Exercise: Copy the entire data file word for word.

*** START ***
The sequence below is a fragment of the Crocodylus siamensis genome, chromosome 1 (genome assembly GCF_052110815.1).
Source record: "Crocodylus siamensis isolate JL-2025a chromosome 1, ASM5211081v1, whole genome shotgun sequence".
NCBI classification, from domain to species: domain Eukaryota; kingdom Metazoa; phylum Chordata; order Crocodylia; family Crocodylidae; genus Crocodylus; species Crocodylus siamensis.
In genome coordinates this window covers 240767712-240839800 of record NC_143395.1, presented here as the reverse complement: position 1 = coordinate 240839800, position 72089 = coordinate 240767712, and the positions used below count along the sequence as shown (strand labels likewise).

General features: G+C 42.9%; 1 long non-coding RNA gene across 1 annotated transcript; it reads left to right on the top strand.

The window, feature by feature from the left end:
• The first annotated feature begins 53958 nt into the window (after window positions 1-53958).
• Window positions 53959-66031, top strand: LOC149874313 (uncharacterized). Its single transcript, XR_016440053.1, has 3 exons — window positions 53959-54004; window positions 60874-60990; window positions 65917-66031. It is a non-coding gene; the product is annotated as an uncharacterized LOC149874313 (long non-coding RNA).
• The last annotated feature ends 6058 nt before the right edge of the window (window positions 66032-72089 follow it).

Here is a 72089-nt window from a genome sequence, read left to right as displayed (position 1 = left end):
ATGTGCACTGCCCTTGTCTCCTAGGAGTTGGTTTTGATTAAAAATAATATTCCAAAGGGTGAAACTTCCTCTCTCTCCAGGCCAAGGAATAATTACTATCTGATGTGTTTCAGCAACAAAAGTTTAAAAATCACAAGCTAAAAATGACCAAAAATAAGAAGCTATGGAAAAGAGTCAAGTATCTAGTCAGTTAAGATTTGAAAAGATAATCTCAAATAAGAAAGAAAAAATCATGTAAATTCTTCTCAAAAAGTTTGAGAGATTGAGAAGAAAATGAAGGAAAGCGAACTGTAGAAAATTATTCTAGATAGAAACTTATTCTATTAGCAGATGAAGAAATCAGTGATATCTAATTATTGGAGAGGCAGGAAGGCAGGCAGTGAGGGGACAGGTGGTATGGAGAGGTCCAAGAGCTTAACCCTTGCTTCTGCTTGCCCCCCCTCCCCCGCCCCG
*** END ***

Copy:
The sequence below is a fragment of the Crocodylus siamensis genome, chromosome 1 (genome assembly GCF_052110815.1).
Source record: "Crocodylus siamensis isolate JL-2025a chromosome 1, ASM5211081v1, whole genome shotgun sequence".
NCBI classification, from domain to species: domain Eukaryota; kingdom Metazoa; phylum Chordata; order Crocodylia; family Crocodylidae; genus Crocodylus; species Crocodylus siamensis.
In genome coordinates this window covers 240767712-240839800 of record NC_143395.1, presented here as the reverse complement: position 1 = coordinate 240839800, position 72089 = coordinate 240767712, and the positions used below count along the sequence as shown (strand labels likewise).

General features: G+C 42.9%; 1 long non-coding RNA gene across 1 annotated transcript; it reads left to right on the top strand.

The window, feature by feature from the left end:
• The first annotated feature begins 53958 nt into the window (after window positions 1-53958).
• Window positions 53959-66031, top strand: LOC149874313 (uncharacterized). Its single transcript, XR_016440053.1, has 3 exons — window positions 53959-54004; window positions 60874-60990; window positions 65917-66031. It is a non-coding gene; the product is annotated as an uncharacterized LOC149874313 (long non-coding RNA).
• The last annotated feature ends 6058 nt before the right edge of the window (window positions 66032-72089 follow it).

Here is a 72089-nt window from a genome sequence, read left to right as displayed (position 1 = left end):
ATGTGCACTGCCCTTGTCTCCTAGGAGTTGGTTTTGATTAAAAATAATATTCCAAAGGGTGAAACTTCCTCTCTCTCCAGGCCAAGGAATAATTACTATCTGATGTGTTTCAGCAACAAAAGTTTAAAAATCACAAGCTAAAAATGACCAAAAATAAGAAGCTATGGAAAAGAGTCAAGTATCTAGTCAGTTAAGATTTGAAAAGATAATCTCAAATAAGAAAGAAAAAATCATGTAAATTCTTCTCAAAAAGTTTGAGAGATTGAGAAGAAAATGAAGGAAAGCGAACTGTAGAAAATTATTCTAGATAGAAACTTATTCTATTAGCAGATGAAGAAATCAGTGATATCTAATTATTGGAGAGGCAGGAAGGCAGGCAGTGAGGGGACAGGTGGTATGGAGAGGTCCAAGAGCTTAACCCTTGCTTCTGCTTGCCCCCCCTCCCCCGCCCCG